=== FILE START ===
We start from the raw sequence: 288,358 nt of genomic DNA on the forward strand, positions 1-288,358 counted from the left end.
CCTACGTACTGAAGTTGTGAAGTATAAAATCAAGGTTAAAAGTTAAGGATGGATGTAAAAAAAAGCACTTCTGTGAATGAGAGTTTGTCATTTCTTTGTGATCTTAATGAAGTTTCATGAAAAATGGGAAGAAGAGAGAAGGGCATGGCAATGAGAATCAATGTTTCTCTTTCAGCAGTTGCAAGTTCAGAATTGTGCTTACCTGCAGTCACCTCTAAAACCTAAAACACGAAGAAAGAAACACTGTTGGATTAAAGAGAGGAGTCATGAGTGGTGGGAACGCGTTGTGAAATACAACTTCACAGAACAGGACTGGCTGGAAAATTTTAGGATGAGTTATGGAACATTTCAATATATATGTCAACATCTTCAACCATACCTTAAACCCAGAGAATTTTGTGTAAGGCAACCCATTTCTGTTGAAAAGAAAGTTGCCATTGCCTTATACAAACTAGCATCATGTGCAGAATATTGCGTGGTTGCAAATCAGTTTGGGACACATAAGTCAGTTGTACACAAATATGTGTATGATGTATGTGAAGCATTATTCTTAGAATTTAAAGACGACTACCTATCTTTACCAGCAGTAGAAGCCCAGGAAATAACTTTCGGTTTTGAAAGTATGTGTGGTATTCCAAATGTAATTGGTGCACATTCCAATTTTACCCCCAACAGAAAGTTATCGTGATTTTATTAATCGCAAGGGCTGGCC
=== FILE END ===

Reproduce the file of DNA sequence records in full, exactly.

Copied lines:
We start from the raw sequence: 288,358 nt of genomic DNA on the forward strand, positions 1-288,358 counted from the left end.
CCTACGTACTGAAGTTGTGAAGTATAAAATCAAGGTTAAAAGTTAAGGATGGATGTAAAAAAAAGCACTTCTGTGAATGAGAGTTTGTCATTTCTTTGTGATCTTAATGAAGTTTCATGAAAAATGGGAAGAAGAGAGAAGGGCATGGCAATGAGAATCAATGTTTCTCTTTCAGCAGTTGCAAGTTCAGAATTGTGCTTACCTGCAGTCACCTCTAAAACCTAAAACACGAAGAAAGAAACACTGTTGGATTAAAGAGAGGAGTCATGAGTGGTGGGAACGCGTTGTGAAATACAACTTCACAGAACAGGACTGGCTGGAAAATTTTAGGATGAGTTATGGAACATTTCAATATATATGTCAACATCTTCAACCATACCTTAAACCCAGAGAATTTTGTGTAAGGCAACCCATTTCTGTTGAAAAGAAAGTTGCCATTGCCTTATACAAACTAGCATCATGTGCAGAATATTGCGTGGTTGCAAATCAGTTTGGGACACATAAGTCAGTTGTACACAAATATGTGTATGATGTATGTGAAGCATTATTCTTAGAATTTAAAGACGACTACCTATCTTTACCAGCAGTAGAAGCCCAGGAAATAACTTTCGGTTTTGAAAGTATGTGTGGTATTCCAAATGTAATTGGTGCACATTCCAATTTTACCCCCAACAGAAAGTTATCGTGATTTTATTAATCGCAAGGGCTGGCC